Cryogenic Design for Large Superconductive Energy Storage Magnets

  • M. A. Hilal
  • G. E. McIntosh
Part of the Advances in Cryogenic Engineering book series (ACRE, volume 21)


In 1972 Boom and Peterson [1] suggested that large superconductive magnets might be economically feasible as energy storage systems for electric power grids. Their early work was based on general magnetic and cryogenic design criteria with structural requirements quantified by the virial theorem. Subsequent work has been directed to the task of identifying the optimum configuration with follow-up studies aimed at analyses of key elements. Because of its great cost impact, particular attention has been devoted to selection of the magnet operating temperature and the method of cooling. Appreciable effort has also gone into developing generalized methods of calculating optimum locations and temperatures for thermal radiation shields and support heat intercepts.


Critical Heat Flux Energy Storage System Superfluid Helium Superconductive Energy Storage Magnet Electric Power Grid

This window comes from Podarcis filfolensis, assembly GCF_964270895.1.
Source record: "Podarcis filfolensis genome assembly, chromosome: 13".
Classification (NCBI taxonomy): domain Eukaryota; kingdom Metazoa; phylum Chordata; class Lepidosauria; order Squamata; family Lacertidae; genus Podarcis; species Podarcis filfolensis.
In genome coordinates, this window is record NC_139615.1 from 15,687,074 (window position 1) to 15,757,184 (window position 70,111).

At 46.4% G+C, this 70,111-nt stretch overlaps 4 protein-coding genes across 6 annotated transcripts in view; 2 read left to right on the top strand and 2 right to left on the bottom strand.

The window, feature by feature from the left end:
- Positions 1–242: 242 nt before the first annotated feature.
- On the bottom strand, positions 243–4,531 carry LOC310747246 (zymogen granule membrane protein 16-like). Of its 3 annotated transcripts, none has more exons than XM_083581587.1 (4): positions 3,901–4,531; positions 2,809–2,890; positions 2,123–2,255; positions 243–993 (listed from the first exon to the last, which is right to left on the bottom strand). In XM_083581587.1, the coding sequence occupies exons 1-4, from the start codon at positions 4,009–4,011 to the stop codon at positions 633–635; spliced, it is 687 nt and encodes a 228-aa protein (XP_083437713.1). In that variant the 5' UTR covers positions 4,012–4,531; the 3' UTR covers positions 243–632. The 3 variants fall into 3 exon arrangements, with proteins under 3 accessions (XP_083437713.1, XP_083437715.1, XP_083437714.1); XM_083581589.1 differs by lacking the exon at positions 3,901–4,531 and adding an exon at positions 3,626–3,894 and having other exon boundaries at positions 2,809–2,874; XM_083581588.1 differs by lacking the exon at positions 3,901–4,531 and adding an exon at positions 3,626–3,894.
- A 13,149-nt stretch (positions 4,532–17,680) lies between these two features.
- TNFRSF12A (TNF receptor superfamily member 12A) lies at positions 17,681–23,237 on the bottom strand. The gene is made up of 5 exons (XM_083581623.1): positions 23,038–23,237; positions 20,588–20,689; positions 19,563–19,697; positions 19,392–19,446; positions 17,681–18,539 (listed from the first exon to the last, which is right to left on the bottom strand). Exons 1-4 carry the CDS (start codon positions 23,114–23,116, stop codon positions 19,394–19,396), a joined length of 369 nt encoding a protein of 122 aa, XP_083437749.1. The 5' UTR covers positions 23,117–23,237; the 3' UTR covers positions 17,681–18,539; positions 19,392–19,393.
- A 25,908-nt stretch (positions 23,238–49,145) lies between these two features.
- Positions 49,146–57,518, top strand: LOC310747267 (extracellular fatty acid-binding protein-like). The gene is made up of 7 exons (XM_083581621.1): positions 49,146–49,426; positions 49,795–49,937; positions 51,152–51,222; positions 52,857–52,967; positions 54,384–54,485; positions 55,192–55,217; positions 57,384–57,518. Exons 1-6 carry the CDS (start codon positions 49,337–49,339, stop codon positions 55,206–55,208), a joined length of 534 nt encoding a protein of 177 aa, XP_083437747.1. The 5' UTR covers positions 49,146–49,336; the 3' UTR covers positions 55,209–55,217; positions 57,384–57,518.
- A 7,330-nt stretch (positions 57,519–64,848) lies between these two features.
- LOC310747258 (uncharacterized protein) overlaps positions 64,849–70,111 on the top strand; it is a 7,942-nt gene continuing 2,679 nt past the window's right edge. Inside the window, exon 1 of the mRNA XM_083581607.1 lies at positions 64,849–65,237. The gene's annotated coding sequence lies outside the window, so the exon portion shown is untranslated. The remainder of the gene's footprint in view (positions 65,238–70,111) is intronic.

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  1. 1.
    R. W. Boom and H. A. Peterson, IEEE Trans. Magnetics MAG-8(3):701 (1972).CrossRefGoogle Scholar
  2. 2.
    R. W. Boom et al., “Wisconsin Superconductive Energy Storage Report,” Vol. 1, University of Wisconsin, Madison, Wisconsin (May, 1973).Google Scholar
  3. 3.
    M. A. Hilal and G. E. Mcintosh, in: Advances in Cryogenic Engineering, Vol. 21, Plenum Press, New York (1976), p. 69.Google Scholar

Copyright information

© Springer Science+Business Media New York 1960

Authors and Affiliations

  • M. A. Hilal
    • 1
  • G. E. McIntosh
    • 2
  1. 1.University of WisconsinMadisonUSA
  2. 2.CTi/CryencoDenverUSA

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